Magazine article The Nation's Health

The Urgency of Naming Racism: Adding Clarity in Time of Conflict

Magazine article The Nation's Health

The Urgency of Naming Racism: Adding Clarity in Time of Conflict

Article excerpt

WITH THE July killings of Philando Castile in Minnesota and Alton Sterling in Louisiana, the nation awoke again to a recurring nightmare. The senseless killings of these two black men at the hands of police shocked the nation, as did the senseless killings of police in Dallas and Baton Rouge that followed. None of these murders were justified, and we mourn the victims.

The blindness of those who deemed racism to be an unfortunate chapter in our nation's history has been breached. Our cellphones and police cameras capture what our physical and social separation has allowed too many to deny for too long: Racism is alive and well in this nation.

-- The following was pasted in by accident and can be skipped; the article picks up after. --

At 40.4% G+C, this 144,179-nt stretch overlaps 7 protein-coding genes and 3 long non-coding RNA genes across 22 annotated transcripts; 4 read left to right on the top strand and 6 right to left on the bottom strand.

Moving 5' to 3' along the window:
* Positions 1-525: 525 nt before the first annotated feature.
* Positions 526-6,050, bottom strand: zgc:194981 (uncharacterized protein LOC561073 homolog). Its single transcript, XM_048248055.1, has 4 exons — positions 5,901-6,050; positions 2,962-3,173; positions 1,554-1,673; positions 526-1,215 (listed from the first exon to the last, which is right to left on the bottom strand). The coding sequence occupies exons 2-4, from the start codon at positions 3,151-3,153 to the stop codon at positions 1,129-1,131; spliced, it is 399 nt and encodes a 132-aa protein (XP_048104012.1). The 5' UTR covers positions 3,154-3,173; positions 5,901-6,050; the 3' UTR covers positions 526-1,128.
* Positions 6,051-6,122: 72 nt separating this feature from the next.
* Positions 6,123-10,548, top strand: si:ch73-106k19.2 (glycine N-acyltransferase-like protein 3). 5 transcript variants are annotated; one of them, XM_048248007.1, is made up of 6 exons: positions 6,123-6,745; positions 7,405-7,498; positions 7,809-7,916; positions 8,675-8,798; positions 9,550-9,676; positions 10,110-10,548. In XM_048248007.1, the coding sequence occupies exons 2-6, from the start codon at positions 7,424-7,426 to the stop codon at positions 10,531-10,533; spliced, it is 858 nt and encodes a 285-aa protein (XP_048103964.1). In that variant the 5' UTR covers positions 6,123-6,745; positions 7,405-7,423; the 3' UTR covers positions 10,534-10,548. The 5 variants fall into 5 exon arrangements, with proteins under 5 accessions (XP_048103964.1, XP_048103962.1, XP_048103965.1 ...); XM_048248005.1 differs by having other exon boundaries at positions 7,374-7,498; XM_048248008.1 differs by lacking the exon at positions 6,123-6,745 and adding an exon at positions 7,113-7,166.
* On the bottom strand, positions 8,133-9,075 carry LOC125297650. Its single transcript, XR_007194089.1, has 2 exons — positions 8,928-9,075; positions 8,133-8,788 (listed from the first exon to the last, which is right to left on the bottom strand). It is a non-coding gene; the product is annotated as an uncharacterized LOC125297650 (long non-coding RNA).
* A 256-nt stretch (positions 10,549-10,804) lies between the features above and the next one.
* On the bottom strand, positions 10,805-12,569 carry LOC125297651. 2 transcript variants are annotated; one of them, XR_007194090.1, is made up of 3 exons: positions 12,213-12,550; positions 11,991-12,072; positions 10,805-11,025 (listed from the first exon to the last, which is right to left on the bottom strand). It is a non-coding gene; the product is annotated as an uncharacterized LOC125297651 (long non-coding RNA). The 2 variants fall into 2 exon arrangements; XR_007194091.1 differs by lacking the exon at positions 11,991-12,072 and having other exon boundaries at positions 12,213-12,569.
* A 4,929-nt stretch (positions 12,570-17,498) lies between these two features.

"But wait," some might protest. "I am not a racist! Do not color me with that horrid brush." We as a nation must be clear about what racism is, and what it is not. Here is a definition of racism that can add clarity through the smoke of these fiery, scary times.

Racism is a system of structuring opportunity and assigning value based on the social interpretation of how one looks, which is what we call "race." Racism unfairly disadvantages some individuals and communities, unfairly advantages other individuals and communities and saps the strength of the whole society through the waste of human resources.

It is crucial to understand that racism is a system, not an individual character flaw or a personal moral failing. Racism is a system of power whose mechanisms are in the structures, policies, practices, norms and values of our decision-making.

The impacts of racism are three-fold. …

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